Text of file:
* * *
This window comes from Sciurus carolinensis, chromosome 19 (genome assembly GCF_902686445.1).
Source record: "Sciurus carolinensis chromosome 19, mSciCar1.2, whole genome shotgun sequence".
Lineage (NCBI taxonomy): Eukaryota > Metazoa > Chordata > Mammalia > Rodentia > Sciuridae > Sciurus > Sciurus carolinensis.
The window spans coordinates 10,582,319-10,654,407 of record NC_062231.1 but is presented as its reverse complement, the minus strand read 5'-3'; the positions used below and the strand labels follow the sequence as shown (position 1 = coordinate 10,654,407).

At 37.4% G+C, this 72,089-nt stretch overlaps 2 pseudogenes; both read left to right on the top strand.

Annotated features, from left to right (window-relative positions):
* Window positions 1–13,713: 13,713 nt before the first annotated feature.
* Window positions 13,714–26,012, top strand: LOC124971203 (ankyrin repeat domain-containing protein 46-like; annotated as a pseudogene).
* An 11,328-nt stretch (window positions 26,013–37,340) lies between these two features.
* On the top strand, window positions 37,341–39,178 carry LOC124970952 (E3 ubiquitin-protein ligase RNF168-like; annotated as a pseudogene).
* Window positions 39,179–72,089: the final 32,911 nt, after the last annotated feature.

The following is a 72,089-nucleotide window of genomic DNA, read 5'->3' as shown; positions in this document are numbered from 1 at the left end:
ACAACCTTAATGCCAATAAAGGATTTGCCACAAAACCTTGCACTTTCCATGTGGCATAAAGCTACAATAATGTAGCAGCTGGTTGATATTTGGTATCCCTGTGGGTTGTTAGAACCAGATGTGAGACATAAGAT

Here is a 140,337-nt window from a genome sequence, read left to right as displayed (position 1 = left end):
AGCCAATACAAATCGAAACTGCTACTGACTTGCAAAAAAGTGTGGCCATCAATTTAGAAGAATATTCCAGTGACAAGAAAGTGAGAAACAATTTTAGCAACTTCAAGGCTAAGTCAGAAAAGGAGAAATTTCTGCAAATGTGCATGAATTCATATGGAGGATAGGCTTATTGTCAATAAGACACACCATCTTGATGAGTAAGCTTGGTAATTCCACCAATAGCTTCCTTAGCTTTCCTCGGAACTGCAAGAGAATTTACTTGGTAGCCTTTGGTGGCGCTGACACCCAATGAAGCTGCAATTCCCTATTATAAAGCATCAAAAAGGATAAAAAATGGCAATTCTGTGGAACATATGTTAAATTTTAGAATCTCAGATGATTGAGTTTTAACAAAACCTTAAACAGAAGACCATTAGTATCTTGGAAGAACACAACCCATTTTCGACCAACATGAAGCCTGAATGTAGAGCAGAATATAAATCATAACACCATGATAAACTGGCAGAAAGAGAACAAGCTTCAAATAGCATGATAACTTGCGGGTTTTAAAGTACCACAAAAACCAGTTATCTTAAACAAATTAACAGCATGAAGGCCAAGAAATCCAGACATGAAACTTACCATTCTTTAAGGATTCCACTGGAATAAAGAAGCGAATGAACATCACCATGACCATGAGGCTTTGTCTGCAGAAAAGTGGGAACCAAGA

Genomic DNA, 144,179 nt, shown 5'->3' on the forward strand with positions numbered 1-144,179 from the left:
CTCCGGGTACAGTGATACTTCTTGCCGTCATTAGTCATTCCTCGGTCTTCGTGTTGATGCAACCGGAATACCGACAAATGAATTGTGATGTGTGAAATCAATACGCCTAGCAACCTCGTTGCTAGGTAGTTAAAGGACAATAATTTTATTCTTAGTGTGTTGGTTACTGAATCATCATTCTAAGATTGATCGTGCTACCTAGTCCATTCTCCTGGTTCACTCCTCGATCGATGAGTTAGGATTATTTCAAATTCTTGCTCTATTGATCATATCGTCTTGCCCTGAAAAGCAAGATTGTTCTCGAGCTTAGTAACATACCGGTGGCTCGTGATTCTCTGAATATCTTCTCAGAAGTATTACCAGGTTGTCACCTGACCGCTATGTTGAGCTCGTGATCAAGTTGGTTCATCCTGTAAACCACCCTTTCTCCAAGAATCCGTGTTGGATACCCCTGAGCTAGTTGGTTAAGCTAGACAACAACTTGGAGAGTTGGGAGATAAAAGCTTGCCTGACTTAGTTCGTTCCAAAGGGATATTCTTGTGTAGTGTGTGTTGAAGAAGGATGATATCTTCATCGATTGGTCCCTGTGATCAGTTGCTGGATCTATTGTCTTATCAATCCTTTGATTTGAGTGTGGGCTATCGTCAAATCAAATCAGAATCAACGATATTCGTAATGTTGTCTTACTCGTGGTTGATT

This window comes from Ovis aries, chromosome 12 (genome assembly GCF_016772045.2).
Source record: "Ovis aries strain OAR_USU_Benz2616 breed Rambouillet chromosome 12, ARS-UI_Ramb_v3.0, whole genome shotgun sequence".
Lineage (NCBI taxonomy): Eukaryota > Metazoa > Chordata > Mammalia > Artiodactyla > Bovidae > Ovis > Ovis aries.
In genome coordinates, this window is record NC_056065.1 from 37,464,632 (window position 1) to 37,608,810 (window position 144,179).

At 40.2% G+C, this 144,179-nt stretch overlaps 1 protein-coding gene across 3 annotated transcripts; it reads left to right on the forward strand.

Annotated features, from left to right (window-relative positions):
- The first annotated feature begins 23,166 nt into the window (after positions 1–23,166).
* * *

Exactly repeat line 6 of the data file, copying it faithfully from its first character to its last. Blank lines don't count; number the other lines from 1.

Annotated features, from left to right (window-relative positions):